In the late Middle Ages up until the 20th century funeral hatchments were used to proclaim the death of a member of a titled or landed family and were emblazoned with the arms of the deceased person. The custom of displaying coats of arms in connection with funerals dates from the early days of heraldry, but the diamond shaped canvas in a wooden frame -the hatchment - was apparently introduced into Britain, from Holland, around the time of the Restoration. The word itself is a corruption of achievement, which means a coat of arms with all its appropriate accessories, such as helmet, crest, mantling and so on. Hatchments remained in fashion for about two hundred years. During the eighteenth century and the first half of the nineteenth, their use was general among the titled and landed classes. Normally, they remained hanging on a house front for about a year after a funeral. After the funeral these hatchments were hung in the church. While some of these memorials were temporary, others were permanent, and were mainly aimed at maintaining the status quo- the chief weapon in the armory of status being heraldry. On early memorials, in stone or brass, enameled or carved, the heraldry included was limited to the bearer’s own personal shield and crest.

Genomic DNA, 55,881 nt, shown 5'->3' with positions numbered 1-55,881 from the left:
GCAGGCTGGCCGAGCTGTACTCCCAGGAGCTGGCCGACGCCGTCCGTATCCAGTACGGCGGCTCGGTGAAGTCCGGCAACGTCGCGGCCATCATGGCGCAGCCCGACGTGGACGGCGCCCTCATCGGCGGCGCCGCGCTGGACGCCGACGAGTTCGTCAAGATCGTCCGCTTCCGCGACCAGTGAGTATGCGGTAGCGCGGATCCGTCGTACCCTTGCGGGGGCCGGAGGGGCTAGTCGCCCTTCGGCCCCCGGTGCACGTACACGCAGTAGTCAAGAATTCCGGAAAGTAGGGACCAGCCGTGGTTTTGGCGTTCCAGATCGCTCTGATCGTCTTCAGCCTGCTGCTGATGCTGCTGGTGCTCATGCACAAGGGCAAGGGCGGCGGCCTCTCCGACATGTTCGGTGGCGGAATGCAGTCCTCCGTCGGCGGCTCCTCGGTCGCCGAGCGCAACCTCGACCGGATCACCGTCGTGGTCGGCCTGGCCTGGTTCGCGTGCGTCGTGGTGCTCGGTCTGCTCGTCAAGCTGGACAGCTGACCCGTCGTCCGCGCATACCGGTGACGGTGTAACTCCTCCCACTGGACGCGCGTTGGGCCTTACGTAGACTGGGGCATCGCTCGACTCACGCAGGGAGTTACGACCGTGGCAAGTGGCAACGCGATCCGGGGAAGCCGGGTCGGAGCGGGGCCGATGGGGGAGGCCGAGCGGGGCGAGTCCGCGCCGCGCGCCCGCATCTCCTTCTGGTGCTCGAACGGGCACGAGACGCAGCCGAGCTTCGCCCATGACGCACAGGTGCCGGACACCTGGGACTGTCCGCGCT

.Over time the place of burial began to be used as a platform upon which the nobility could show off not only the arms of their own family, but also those to whom they were united through marriage. With the arrival of the Renaissance the grand monuments of the aristocracy had expanded to include a series of shields for family marriages, often borne by figures such as angels and mythical creatures such as griffins and dragons. The offspring of the deceased were also often depicted on the tombs, kneeling with shields for boys and lozenges (diamond shape) for girls. The canopies and sides of the tombs were used to support a display of heraldry. Death itself could be called upon to support the shield, or sometimes the shield of the deceased might be shown upside-down. In Italy, Portugal and Spain, gravestones often bear fully colored arms of the deceased executed in pietra dura, an inlaying technique using a variety of colored stones, but in most countries they tend to be carved in local stone and uncolored. While in Britain the flat stones set into the floors of many parish churches bear the arms of the deceased only, in Germany, Belgium and Holland they often bear a series of shields down the sides of the stone, those on the left for the father’s side, those on the right for the mother’s side